The lawyer who represented Jomo Kenyatta during the Kapenguria trial—and he once taught at the University of Ghana.

That he was the lead counsel representing the Kapenguria Six saw him cement his immortality

On the evening of October 20,1952 the Governor of the British colonialist Sir Evelyn Barring declared a state of emergency in Kenya.

This was prompted by the killing of African loyalists (men who supported the British such as Senior Chief Waruinge) as well as increased African restlessness on the British government.

Sir Baring's declaration led to the arrest of six political activists who were taken to Kapenguria in northwestern Kenya. They included Jomo Kenyatta, Fred Kubai,Paule Ngei,Kung'u Karumba,Achieng' Oneko and Bildad Kaggia.

The six were arrested on grounds that they assisted the management of unlawful society, Mau Mau, which was a major liberation movement of Kenya Africans against the British.


Now, among a number of high-profile lawyers who represented the Kapenguria six was one Dennis Nowell Pritt.

He represented Jomo Kenyatta during the Kapenguria Trial in which the future president was accused of “managing the Mau Mau” in 1952.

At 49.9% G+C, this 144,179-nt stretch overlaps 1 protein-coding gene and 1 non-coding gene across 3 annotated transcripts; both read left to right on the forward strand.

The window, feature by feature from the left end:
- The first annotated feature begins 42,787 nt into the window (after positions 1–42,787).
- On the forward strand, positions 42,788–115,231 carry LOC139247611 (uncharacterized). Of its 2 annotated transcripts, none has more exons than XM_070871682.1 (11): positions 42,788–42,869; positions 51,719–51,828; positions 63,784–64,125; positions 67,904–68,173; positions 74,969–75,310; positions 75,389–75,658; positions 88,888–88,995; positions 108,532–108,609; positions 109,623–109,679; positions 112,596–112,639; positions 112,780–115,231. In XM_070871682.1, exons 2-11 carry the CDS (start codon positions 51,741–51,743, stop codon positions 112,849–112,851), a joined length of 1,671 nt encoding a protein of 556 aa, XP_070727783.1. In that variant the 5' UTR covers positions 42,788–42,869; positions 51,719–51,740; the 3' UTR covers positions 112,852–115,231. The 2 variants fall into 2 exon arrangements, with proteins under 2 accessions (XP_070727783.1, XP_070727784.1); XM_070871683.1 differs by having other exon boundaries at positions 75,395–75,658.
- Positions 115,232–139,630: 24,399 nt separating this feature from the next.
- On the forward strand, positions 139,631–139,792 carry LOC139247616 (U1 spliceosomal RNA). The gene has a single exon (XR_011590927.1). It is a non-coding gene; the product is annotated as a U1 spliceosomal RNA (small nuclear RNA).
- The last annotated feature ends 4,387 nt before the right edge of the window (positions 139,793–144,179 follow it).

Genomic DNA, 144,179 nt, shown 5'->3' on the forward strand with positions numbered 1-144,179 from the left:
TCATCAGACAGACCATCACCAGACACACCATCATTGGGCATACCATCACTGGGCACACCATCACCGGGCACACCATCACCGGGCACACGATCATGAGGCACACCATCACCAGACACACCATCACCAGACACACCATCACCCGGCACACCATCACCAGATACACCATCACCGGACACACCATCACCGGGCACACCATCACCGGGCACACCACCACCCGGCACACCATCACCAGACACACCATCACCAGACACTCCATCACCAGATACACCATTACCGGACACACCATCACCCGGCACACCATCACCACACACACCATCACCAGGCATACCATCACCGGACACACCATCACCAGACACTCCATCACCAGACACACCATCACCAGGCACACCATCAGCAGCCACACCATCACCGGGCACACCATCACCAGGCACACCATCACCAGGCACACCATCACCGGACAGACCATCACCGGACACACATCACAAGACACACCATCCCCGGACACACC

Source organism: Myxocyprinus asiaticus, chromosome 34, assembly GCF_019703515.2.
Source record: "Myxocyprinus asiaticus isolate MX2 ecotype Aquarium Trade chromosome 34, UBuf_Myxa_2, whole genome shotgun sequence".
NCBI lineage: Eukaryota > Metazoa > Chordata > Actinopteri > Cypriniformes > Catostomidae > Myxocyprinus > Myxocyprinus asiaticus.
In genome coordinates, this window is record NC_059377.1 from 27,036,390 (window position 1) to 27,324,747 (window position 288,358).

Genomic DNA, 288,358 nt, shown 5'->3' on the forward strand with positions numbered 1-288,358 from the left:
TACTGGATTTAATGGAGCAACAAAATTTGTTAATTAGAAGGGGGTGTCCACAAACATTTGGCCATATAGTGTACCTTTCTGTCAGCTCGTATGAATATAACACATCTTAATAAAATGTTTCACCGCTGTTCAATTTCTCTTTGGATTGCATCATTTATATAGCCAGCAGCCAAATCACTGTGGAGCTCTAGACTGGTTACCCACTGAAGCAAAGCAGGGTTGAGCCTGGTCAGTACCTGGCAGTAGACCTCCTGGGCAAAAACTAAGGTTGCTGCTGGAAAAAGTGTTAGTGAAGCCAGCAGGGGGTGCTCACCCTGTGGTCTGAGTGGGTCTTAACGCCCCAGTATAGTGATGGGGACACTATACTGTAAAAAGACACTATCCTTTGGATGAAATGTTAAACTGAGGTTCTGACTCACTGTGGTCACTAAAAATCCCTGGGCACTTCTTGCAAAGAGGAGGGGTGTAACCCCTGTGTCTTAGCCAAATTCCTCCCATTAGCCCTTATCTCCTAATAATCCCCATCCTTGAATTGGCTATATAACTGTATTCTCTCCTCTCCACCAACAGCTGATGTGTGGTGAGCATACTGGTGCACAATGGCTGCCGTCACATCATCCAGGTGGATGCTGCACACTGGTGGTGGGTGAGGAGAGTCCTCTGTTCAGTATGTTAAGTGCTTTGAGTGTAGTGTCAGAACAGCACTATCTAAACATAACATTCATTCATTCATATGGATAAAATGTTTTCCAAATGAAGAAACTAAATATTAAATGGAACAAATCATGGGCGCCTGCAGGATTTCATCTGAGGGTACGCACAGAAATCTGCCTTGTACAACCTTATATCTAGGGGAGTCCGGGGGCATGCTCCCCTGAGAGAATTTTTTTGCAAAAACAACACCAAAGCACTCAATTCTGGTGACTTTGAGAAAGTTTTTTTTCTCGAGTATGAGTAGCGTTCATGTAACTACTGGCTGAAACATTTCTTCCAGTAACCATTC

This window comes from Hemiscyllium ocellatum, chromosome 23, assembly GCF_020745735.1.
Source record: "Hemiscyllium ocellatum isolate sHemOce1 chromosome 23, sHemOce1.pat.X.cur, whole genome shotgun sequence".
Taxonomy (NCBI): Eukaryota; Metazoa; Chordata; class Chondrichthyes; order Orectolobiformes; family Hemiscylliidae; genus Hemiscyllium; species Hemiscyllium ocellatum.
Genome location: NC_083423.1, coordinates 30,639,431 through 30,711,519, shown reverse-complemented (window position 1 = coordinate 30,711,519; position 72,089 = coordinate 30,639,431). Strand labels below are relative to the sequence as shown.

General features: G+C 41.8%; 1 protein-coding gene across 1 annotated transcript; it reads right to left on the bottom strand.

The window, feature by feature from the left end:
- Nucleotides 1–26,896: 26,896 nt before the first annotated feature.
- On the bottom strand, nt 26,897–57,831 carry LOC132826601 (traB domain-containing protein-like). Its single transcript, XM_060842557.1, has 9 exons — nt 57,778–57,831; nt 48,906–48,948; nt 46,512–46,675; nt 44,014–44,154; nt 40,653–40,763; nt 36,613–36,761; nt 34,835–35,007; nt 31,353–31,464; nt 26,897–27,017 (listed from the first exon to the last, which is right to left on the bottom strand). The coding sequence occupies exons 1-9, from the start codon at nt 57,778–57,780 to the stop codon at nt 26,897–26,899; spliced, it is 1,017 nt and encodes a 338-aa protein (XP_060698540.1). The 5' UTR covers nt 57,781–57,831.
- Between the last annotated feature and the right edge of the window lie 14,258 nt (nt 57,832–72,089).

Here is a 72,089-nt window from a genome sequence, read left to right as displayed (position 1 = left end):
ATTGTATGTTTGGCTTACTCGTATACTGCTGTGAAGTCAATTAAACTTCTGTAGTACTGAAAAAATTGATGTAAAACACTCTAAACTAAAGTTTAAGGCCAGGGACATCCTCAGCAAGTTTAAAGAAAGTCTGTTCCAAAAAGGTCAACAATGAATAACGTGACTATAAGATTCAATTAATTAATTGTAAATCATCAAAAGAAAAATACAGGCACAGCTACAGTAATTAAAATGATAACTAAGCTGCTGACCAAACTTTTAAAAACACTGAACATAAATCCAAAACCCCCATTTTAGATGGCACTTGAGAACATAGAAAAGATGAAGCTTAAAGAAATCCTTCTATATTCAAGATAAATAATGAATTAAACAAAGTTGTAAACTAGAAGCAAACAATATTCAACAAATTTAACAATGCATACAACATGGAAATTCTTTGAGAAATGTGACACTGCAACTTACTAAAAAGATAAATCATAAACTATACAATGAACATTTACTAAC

Though an expensive lawyer in complicated cases involving big businesses, the leftist in him also saw Pritt take pro bono cases for those oppressed by the powers that be.

Some of his high-profile clients included Tanzania’s Julius Nyerere and Vietnam’s Ho Chi Minh.

And it was his effort in defending Kenyatta that the advocate was rewarded with Nairobi’s Dennis Pritt Road (formerly Caledonia Road), which runs from State House Road to Silver Oak Kindergarten.

That he was the lead counsel representing the Kapenguria Six saw him cement his immortality. He was assisted by AR Kapila, Dudley Thompson, H. Oladipo Davies, Jaswant Singh and Fitz De Souza.

Contempt of court

In his 2015 memoirs, A Daunting Journey, Jeremiah Kiereini recalls that Pritt was charged with contempt of court for something he said during the trial and his case tried at the Nairobi High Court.

“The courtroom was extremely crowded because we Africans were incredibly proud of him,” he writes, adding that Pritt was defended and acquitted.

Pritt’s case ran concurrently with the Kapenguria Six trial where Sir Ransley Thacker was the presiding judge with star witness Rawson Macharia, who testified that he was forced to take an oath in Kenyatta’s house which required him to strip naked and drink human blood.

Pritt eventually lost the case.

According to American historian Caroline Elkins’ 2005 tome, Imperial Reckoning: The Untold Story of Britain’s Gulag in Kenya, Thacker was bribed £20,000 (Sh2.7 million) by the colonial government to find Kenyatta and co. guilty.

Only Oneko won an appeal and was detained at Manyani Prison as the rest served seven years and hard labour in Lokitaung Prison.

Dennis Nowell Pritt retired from legal practice in 1960 and became professor of law at the University of Ghana.

He died at the age of 84, at his home in Hampshire, England, on May 23, 1972.


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